The Puffin Foundation has been around for more than 35 years. But the relaunch and expansion of Jewish Currents magazine could be the first time many heard of it. Like its namesake bird, the Puffin Foundation is colorful and relatively small, and unlike many private foundations today, committed to funding the arts and progressive journalism. Puffin also funds In These Times, Mother Jones, the radio program “Democracy Now,” the magazines Jacobin and Dissent and a nonprofit connected to The Nation magazine.
The foundation reported $4.4 million in distributed grants in 2018. Neal Rosenstein, Puffin Foundation’s vice president and the son of its founder, Perry Rosenstein, told JI’s Debra Nussbaum Cohen that the foundation’s funding priorities were likely to remain unchanged in 2020.
Why Puffin? The foundation was named in honor of Rosenstein’s late mother, Dorothea Rosenstein, who had a passion for environmental conservation and helped restore puffin rehabilitation colonies along the coast of Maine.
Nuts and Bolts: The foundation was formally established in 1983 and grew substantially after Perry Rosenstein sold his industrial fasteners company, Brighton-Best Socket Screw Manufacturing, in 2008, his son said.
Jewish Currents: The Rosenstein family’s relationship with Jewish Currents goes back decades. Dorothea assisted Jewish Currents’ editor as a volunteer 45 years ago, and the younger Rosenstein did some “minor secretarial work” for them as a teenager, he said. Jewish Currents began publishing in 1946 and Rosenstein is 59 years old. Puffin is providing the re-launched progressive Jewish magazine with “keystone support,” Jacob Plitman, Jewish Currents’ new publisher, told JI.
Swimming Deeper: Funding to Jewish Currents and other grantees increased following the sale of the fastener business. Three years ago, the foundation gave the magazine endowment funding, Rosenstein said, though he declined to say how much. Puffin gave Jewish Currents’ parent non-profit, the Association for the Promotion of Jewish Secularism, close to $1 million between 2017 and 2018.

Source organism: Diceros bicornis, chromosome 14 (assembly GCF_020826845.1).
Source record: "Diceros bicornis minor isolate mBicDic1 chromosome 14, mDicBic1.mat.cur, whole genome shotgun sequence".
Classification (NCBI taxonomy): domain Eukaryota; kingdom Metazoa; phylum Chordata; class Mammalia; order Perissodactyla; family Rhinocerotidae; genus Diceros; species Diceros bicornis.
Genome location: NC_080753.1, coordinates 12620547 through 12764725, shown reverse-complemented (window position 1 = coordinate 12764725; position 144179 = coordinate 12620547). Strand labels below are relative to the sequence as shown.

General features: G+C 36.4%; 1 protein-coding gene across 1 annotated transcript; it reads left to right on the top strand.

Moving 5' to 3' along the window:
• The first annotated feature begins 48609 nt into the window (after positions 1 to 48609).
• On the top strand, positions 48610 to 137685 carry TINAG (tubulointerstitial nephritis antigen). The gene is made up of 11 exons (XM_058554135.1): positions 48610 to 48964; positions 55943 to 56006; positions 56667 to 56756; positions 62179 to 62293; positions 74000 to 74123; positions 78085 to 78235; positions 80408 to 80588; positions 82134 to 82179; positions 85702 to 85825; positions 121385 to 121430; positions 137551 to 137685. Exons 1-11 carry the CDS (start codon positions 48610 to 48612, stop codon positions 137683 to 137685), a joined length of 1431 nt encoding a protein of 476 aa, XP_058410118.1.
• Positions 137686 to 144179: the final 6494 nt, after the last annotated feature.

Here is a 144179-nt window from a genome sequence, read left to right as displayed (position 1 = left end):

Other recipients of major Puffin funding in 2018 were the ACLU and Brick by Brick Partners, a non-profit focused on education, healthcare and social enterprise in Uganda.
Importance of Print: Puffin established Jewish Currents’ endowment to ensure it stays in print at a time when many publications, like The Forward, are going digital-only to cut costs. “We have a strong commitment to print,” Rosenstein told JI. “It lends a certain legitimacy and seriousness to the content. It adds a lot of gravitas to what it does and how they’re viewed.” In addition to publishing a quarterly print magazine, Jewish Currents publishes news, essays and reviews online on a near-daily basis.
Puffin Priorities: Arts and culture, in addition to journalism, are Puffin’s primary emphases. It runs the Puffin Cultural Forum, which invites performers and artists to exhibit at its gallery space at its Teaneck headquarters. It also gives an annual $100,000 Puffin Prize for Creative Citizenship to social activists — past recipients have included football player Colin Kaepernick and the teenage founders of March for Our Lives. Last year, the prize went to the Sunrise Movement, the advocacy group behind the Green New Deal.
Current at Jewish Currents: Plitman told JI that subscriptions to the publication have tripled since he came on board in 2017, bringing the current count to more than 6,000 subscribers. Its budget is also rising, Plitman says, from well under $500,000 a year to what he hopes will reach $1 million in 2020. The expanded budget enabled Jewish Currents to bring on several new hires, including Peter Beinart, had previously written for The Forward.
Bonus: A Columbia Journalism Review article titled “What Happened to The Forward? How America’s Jewish Newspaper Lost the Left,” analyzed what happened to the famed newspaper since laying off staff and going digital-only. Plitman told JI that he intends to make Jewish Currents “a community and a platform for the best and brightest of the progressive Jewish community.”
President, Board of Directors
Perry was born in the Bronx to Polish émigrés who instilled in him a tremendous work ethic and a passion for social justice. In World War Two, Perry served in the South Pacific, and with the help of the GI Bill he earned a Bachelor’s degree from Indiana University and subsequently a Masters degree in education from Long Island University. Read more.